Embracing Authenticity, Education, and Allyship With Wunderkind's Wunderqueers

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This is a podcast episode titled, Embracing Authenticity, Education, and Allyship With Wunderkind's Wunderqueers. The summary for this episode is: <p>Ready to fully embrace the significance of Pride Month and its role in the corporate world? You’re in luck! Join Carol Ann Peterson, Heather Hartel, and Bradley Showalter of the Wunderqueers Impact Identity Group at Wunderkind as they discuss the broader implications of Pride Month, how companies can stand authentically by their initiatives, and give you a glimpse into Wunderkind's safe and inclusive environment.</p><p><br></p><p>Subscribe to Wunderkind's YouTube channel: https://www.youtube.com/@bewunderkind</p><p><br></p><p>Follow Wunderkind:</p><p>LinkedIn: https://www.linkedin.com/company/bewunderkind/</p><p>Instagram: https://www.instagram.com/bewunderkind</p><p>Facebook: https://www.facebook.com/BeWunderkind/</p><p>Twitter: https://twitter.com/wunderkind</p><p><br></p><p>More from Wunderkind: https://www.wunderkind.co/resources/</p><p><br></p><p>Wunderkind is a performance marketing channel that delivers one-to-one messages across email and text at an unmatched scale.</p>
01:04 MIN
What Is Wunderqueers?
03:28 MIN
Wunderqueers Approach to Pride Programming
02:13 MIN
How Does Wunderqueers Create a Safe Space Not Only for the People in NYC but Employees Across the Globe?
03:37 MIN
How Do Brands Authentically Celebrate Pride Without Rainbow Washing?
06:04 MIN
How Does Wunderqueers Engage the Community Throughout the Year?
01:49 MIN
What Pride Activations Have You Loved or Hated?
03:54 MIN

Carolyn Peterson: All right. Hey everybody. Welcome to another episode of Individuality Unleashed. I'm Carolyn Peterson and I'll be our host for today. I am the AVP of Implementation and Technical Solutions here at Wunderkind and I am also the executive sponsor of our Wunderqueer's Impact and Identity Group. That's right, it's Pride Month. So I'm here with Heather and Bradley, who are our co- leads of the Wunderqueer's Group, so I'll let them introduce themselves.

Heather Hartel: Hi everyone, my name's Heather Hartel. My pronouns are she/ her/ hers. At Wunderkind, I'm a Senior Customer Success Manager, and I also have been leading Wunderqueers for the past two or so years, joined by Bradley.

Bradley Showalter: Hi, I'm Bradley Showalter and I'm a software engineer and my pronouns are he/ him/ his, I've been leading Wunderqueers with Heather for about a year and a half now, and I think that's it.

Heather Hartel: Excited to kick off Pride Month.

Bradley Showalter: Yeah.

Carolyn Peterson: Let's do it. So yeah, let's start with some background on Wunderqueers. Can you tell me a little bit about it?

Heather Hartel: Definitely. So we're one of many identity and impact groups here at Wunderkind, Wunderqueer specifically is our LGBTQIA + employee resource group. Our mission statement is that we're committed to fostering community through education, advocacy and joy amongst our LGBTQIA + employees and allies, and creating a safe space in which every Wunderkind can feel empowered and included.

Bradley Showalter: And we hold monthly meetings throughout the year. Our biggest time of the year is obviously Pride Month, where we have events going on all year long, but we also like to do events sprinkled throughout the rest of the year too, just to keep our community engaged.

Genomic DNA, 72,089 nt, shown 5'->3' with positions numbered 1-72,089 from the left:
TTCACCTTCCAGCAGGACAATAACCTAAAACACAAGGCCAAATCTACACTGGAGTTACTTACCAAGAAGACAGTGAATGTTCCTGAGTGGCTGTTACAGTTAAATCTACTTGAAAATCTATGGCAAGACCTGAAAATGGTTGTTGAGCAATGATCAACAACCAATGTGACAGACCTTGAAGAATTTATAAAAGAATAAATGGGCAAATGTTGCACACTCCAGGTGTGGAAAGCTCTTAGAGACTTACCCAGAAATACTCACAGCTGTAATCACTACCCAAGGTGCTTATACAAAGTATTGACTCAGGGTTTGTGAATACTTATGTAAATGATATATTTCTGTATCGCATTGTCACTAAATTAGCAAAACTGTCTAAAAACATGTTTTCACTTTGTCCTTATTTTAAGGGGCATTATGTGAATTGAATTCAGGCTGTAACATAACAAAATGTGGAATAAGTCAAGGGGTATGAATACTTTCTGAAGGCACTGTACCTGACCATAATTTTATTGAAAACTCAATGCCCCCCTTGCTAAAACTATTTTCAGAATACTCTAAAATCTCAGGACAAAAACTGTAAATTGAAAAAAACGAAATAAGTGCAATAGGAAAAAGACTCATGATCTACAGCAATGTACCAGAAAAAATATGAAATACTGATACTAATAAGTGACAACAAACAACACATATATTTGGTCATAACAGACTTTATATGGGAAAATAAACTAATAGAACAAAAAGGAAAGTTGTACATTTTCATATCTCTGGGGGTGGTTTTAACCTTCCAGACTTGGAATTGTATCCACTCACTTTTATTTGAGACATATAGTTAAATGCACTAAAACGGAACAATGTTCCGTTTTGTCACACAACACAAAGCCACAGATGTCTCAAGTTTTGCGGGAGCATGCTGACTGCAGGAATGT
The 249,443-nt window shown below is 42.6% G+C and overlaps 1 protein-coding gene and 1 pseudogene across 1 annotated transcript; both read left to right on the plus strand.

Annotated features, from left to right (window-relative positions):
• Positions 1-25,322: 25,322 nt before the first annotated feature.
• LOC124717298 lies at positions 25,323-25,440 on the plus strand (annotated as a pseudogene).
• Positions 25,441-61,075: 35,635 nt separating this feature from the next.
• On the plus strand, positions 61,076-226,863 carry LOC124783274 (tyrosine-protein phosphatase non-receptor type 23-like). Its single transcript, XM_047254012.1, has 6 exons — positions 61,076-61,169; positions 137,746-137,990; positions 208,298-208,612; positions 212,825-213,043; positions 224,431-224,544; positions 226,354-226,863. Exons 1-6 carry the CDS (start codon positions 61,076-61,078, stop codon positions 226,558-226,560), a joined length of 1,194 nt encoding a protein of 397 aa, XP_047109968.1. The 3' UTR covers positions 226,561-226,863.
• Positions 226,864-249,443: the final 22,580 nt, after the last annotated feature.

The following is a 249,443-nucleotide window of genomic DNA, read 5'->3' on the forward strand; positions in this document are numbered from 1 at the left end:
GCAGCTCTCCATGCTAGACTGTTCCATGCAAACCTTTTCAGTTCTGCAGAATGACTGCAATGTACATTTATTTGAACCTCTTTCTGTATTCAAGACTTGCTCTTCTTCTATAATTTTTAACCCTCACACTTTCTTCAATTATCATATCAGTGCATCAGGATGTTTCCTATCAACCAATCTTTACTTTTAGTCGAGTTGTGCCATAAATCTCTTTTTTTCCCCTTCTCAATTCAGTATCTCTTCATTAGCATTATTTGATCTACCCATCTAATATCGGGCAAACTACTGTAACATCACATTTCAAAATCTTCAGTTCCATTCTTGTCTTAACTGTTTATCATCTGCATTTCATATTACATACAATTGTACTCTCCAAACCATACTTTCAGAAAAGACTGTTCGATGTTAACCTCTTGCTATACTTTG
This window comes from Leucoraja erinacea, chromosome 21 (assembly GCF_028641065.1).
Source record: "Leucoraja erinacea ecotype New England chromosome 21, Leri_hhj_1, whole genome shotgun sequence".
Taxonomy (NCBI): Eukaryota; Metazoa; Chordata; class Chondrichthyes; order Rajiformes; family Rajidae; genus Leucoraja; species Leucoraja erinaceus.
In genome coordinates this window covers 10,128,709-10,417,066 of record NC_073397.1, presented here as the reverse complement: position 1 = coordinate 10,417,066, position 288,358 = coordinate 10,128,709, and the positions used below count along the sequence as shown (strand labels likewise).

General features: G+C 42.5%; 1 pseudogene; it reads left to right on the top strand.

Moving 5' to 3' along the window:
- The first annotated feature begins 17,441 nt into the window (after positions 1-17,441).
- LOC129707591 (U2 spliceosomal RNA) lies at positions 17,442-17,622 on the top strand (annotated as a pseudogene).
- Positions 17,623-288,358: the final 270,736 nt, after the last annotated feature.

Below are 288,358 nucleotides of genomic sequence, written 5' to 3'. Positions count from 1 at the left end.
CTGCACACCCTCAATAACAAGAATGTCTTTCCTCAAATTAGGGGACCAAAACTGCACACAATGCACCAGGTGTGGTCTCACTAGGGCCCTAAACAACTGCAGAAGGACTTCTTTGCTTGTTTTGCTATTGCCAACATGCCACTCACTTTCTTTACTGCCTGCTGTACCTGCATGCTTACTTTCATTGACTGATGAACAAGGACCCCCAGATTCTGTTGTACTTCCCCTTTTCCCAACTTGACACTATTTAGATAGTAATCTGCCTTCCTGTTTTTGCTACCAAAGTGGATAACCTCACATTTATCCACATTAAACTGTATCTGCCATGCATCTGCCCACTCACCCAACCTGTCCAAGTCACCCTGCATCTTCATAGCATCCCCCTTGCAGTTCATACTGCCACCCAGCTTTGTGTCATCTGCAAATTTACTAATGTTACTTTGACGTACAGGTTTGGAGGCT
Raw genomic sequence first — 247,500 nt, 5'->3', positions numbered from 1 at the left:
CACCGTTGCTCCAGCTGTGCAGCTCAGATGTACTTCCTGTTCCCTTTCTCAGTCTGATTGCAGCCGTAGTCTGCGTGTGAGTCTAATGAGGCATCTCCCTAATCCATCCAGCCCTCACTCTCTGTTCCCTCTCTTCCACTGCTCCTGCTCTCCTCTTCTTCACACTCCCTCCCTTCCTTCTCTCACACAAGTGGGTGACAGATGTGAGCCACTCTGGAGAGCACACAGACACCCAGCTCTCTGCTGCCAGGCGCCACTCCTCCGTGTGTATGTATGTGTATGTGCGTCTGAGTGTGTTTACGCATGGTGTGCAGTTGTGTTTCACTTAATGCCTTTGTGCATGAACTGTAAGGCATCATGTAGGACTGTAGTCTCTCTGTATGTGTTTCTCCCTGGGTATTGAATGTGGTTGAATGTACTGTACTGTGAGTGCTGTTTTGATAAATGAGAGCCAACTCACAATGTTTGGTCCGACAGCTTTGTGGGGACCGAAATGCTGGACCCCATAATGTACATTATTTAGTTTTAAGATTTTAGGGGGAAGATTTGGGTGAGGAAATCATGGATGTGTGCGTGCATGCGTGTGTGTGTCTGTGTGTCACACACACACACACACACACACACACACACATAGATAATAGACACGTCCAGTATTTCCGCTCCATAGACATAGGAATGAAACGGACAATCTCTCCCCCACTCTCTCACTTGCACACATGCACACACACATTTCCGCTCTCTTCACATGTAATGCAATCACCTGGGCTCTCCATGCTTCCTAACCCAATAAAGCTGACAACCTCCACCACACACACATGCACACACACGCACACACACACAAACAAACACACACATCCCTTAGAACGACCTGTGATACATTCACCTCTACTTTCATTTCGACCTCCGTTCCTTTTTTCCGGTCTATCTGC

Carolyn Peterson: Yes, we are gay all year round. So what drove the two of you to become co- leads?

Bradley Showalter: At the beginning of last year, Trey, who was awesome as a co- lead, decided to step down and I saw an opportunity to really help out and help lead this community and really push for a larger LGBTQI community in Wunderkind. And yeah, that's what really drove me to step up.

Heather Hartel: Yeah, I chose to become a co- lead for a pretty similar reason. When I first joined Wunderkind, it was the first company that I'd ever been a part of professionally where I saw other queer people who were living openly and honestly to their identities, which was really inspiring as a recently out person myself. So when I joined the company almost three years ago now, I was inspired by all of the queer people around me. So decided to become involved with Wunderqueers just as a member. And then when a leadership opportunity opened up, I was really excited to become a part of the leadership team. And it's been a really awesome experience so far being able to build community, both for myself, making other queer friends in the workplace who are living authentically to themselves and their own truths, and also just getting to be that leader that I used to look up to.

Carolyn Peterson: Yeah, that's awesome. Yeah, and speaking for myself, I've been at Wunderkind for over eight years now, and when I started I was one of just a handful of out gay people and was kind of part of the early days of informal gay hangs inside the office and outside. And my participation in Wunderqueer has kind of ebbed and flowed over my time at Wunderkind. But then when the opportunity arose with an executive sponsor spot earlier this year, I thought it was a great opportunity to jump on and I really wanted to... I had regretted not being more involved prior to that, and I saw that and I was like, okay, this is my chance. I need to step in here and just be the visible leader that I once looked up to in an early job that I had. So that's been...